Swansea inspectors use mobile data to meet DWP benefits fraud target

Smart projects: Bluetooth tablet PCs link into council systems to speed processes

Swansea City Council has given staff mobile access to its core benefits and document management systems as part of a project to meet government targets on reducing benefit fraud.

Council officers decided that a mobile deployment was needed after visiting other local authorities that had failed to check enough benefits claimants to meet the ­Department for Work and Pensions' target.

The Department for Work and Pensions is providing funding for council benefits inspectors to visit the homes of people claiming housing and council tax benefits. However, each inspector has to visit 5,100 claimants a year or the council will lose the money provided under the department's Verification Framework.

A spokesman for Swansea City Council said, "There was strong evidence from other local authorities showing that 20% of officers' time was spent preparing for visits and entering the details at the office on their return.

"There was a large volume of paper being printed for the officers to take to clients' homes to verify their claims, and if there were any debates on the information, no real-time information could be used to settle them quickly."

By giving its benefits inspectors access to centrally held information on their tablet PCs, Swansea City Council removed the need for staff to return to the office for data entry.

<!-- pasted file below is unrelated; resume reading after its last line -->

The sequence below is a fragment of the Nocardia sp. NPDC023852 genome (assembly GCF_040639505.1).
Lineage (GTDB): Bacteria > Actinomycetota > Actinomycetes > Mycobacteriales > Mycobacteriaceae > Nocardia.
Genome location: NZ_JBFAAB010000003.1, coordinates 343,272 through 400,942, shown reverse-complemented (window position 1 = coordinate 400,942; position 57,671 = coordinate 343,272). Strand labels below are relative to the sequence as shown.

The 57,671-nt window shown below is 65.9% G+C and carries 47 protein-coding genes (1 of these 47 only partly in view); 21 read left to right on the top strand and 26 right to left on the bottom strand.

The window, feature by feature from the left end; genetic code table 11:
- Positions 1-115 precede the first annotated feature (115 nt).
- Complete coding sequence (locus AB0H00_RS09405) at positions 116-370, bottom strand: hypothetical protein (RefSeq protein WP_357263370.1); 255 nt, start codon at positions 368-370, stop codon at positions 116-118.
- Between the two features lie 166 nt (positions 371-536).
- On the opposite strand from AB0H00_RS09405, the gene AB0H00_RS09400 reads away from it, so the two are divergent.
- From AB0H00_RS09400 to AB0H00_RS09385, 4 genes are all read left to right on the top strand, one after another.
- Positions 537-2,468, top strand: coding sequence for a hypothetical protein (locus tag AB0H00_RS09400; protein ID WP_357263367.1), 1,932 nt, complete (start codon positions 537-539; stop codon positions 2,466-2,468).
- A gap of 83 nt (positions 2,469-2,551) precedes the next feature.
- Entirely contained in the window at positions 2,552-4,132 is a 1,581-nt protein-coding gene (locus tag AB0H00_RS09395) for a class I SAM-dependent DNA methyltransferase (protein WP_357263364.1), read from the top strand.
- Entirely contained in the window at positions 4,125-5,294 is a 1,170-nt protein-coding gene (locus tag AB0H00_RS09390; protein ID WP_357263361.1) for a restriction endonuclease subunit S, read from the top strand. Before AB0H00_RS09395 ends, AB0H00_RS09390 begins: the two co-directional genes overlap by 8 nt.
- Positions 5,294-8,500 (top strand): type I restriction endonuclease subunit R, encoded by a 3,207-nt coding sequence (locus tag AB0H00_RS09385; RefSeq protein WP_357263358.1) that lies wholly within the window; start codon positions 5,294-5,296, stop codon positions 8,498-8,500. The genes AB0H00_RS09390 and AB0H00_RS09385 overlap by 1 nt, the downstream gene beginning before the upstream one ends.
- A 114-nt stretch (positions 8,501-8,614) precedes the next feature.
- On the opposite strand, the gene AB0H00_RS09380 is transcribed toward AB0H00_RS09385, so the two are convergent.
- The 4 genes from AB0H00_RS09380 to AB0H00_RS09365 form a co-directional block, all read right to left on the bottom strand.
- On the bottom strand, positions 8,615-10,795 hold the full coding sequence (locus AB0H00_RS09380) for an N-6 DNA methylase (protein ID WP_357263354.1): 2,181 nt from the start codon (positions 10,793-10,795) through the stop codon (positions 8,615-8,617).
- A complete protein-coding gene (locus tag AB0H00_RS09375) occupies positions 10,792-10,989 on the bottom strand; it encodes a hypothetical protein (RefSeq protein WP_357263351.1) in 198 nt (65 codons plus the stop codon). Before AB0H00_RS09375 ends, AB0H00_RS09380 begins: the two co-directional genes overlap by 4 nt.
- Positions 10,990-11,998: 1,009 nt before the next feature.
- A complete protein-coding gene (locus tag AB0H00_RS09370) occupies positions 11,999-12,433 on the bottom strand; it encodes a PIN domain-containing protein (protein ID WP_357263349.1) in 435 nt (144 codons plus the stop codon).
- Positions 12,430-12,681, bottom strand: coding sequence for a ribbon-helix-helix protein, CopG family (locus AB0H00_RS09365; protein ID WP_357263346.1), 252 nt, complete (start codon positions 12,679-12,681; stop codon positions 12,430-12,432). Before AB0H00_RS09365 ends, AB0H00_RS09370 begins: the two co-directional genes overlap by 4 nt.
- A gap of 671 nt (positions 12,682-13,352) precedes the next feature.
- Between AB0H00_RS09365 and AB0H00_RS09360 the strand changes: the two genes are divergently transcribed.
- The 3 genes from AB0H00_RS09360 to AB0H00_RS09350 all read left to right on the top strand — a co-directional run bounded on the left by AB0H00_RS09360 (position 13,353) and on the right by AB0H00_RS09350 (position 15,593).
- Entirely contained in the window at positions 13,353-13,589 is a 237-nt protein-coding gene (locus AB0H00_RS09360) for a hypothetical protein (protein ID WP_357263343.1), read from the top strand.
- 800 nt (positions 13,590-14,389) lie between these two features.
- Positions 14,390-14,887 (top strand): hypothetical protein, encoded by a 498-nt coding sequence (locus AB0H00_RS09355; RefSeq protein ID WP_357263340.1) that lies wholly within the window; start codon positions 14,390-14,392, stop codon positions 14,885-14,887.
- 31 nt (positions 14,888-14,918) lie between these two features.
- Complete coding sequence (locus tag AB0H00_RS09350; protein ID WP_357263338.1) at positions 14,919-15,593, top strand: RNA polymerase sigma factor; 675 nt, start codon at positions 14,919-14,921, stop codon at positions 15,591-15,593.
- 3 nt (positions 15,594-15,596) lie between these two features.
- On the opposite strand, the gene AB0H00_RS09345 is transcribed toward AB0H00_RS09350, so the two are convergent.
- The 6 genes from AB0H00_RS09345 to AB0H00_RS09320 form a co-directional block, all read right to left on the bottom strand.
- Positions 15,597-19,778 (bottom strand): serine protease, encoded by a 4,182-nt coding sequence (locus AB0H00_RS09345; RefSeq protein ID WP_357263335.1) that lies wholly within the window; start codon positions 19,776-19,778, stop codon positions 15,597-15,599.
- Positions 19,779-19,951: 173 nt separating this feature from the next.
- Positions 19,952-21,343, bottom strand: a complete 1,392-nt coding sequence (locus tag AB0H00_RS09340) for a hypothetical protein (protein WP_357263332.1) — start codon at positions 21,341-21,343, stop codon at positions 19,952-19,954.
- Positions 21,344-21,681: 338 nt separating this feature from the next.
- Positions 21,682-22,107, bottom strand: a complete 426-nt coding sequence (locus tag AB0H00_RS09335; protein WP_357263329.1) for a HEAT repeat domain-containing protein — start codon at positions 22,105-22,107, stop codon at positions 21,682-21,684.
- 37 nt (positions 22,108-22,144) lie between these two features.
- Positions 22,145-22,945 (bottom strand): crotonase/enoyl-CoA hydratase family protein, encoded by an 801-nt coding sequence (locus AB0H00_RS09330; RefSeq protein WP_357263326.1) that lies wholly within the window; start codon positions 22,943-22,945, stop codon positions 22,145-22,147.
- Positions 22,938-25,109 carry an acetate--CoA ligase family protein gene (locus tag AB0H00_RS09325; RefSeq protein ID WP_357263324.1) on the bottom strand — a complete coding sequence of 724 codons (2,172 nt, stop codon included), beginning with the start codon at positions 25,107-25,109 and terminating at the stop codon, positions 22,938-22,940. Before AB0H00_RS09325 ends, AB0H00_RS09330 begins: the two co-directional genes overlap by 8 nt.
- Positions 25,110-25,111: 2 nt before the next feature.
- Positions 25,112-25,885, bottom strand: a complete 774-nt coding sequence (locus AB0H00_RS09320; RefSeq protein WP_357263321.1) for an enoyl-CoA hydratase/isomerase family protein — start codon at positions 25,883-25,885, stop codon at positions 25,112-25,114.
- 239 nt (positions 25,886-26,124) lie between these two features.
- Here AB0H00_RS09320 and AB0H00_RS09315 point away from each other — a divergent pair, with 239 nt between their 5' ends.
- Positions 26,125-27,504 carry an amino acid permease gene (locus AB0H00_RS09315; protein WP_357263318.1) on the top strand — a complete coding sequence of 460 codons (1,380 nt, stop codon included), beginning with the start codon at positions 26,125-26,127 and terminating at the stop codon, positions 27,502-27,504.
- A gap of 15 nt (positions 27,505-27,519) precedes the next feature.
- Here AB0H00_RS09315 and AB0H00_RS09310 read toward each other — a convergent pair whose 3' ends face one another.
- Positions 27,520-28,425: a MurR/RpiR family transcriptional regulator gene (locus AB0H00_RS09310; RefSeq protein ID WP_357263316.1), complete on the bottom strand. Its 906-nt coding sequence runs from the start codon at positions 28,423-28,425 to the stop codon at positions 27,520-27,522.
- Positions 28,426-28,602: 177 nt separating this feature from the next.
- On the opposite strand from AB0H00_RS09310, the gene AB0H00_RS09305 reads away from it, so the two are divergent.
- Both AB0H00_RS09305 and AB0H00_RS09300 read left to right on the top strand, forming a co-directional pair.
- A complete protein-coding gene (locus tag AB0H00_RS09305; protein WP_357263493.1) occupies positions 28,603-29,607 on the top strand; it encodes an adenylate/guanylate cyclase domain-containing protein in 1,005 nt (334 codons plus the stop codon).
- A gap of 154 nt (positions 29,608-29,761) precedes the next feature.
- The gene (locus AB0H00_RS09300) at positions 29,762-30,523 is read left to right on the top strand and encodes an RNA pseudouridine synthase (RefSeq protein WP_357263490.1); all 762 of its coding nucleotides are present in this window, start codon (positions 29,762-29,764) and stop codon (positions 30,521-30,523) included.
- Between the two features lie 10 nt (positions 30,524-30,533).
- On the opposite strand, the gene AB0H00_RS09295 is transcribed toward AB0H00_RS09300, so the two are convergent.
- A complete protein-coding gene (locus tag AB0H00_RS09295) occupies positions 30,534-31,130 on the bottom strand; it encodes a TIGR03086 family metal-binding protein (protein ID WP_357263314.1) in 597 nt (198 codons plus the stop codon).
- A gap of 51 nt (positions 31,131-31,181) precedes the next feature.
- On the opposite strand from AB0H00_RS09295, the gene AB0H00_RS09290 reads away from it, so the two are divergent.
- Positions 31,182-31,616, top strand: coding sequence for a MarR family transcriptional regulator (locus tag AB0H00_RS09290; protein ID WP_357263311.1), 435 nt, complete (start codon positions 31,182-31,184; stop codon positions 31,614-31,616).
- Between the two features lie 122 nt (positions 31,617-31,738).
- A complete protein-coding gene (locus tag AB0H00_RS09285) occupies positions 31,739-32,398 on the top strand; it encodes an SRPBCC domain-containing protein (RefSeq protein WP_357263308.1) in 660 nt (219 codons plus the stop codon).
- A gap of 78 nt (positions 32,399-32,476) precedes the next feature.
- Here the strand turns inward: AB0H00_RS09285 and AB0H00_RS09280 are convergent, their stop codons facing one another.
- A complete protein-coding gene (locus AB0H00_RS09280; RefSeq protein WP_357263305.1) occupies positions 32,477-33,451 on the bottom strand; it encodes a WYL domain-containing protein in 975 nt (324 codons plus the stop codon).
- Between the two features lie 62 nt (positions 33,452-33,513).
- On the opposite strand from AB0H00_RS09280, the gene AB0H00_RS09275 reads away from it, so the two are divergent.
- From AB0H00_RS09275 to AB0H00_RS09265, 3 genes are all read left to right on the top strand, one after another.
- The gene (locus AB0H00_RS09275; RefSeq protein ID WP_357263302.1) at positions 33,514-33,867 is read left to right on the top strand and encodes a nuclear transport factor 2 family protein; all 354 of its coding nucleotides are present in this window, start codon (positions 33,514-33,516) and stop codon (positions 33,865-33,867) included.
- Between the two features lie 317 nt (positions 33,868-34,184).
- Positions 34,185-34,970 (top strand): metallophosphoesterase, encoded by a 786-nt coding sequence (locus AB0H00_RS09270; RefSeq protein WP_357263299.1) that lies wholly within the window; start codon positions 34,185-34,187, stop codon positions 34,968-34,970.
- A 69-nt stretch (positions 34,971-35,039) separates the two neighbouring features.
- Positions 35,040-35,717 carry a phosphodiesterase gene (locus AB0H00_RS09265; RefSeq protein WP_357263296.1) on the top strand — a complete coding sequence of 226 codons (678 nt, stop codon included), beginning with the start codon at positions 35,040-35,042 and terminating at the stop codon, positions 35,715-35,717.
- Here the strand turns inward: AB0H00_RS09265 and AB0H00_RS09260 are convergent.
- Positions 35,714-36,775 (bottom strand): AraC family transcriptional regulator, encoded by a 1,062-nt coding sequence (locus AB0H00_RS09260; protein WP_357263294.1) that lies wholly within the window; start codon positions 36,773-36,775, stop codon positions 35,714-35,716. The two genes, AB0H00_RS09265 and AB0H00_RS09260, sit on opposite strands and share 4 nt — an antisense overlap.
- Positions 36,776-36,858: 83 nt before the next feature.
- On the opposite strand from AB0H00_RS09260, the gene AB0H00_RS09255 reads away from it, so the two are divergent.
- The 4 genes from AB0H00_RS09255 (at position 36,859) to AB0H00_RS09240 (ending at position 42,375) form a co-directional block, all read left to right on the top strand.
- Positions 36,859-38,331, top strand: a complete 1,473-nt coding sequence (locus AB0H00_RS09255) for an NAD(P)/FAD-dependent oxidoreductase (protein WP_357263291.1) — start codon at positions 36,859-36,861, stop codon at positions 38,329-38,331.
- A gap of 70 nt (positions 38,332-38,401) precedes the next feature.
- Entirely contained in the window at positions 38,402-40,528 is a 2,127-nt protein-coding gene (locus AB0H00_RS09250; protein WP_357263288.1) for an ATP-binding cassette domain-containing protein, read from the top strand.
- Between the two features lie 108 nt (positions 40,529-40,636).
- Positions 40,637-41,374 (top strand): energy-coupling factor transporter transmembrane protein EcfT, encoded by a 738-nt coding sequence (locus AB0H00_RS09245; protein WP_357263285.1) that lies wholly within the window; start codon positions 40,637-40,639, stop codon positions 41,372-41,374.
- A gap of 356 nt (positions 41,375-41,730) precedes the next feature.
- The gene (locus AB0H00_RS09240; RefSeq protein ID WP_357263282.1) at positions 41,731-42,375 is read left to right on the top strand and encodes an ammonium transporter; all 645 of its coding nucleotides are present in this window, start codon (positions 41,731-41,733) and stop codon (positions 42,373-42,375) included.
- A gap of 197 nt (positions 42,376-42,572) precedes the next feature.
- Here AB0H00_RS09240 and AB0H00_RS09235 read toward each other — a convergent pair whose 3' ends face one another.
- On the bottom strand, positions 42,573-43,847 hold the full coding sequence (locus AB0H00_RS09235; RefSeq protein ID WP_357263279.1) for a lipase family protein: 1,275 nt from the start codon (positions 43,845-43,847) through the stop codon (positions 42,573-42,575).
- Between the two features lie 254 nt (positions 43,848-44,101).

Following the deployment, the average number of claimants visited by each officer rose to 7,783, comfortably exceeding the target set by the Department for Work and Pensions.

Council officers used their mobile devices to access the i-world benefits application from software supplier SX3. Systems integrator Kirona worked with SX3 to enable wireless access to its application suite, including the retrieval and viewing of scanned documents and images.

Swansea City Council selected Hewlett-Packard tablet PCs with Bluetooth connectivity. Data was sent to and from the devices over Bluetooth connections with council officers' Nokia 6310i mobile phones.

The total cost for equipping the council's seven benefits inspectors with the technology was £40,583.

Mobile access to the document management system and the i-world application has been available since October 2006. In the next phase of the project, benefits inspectors will use digital cameras to record evidence of entitlement to benefits in peoples' homes, said the council.

More information




Comment on this article: [email protected]

Read more on IT risk management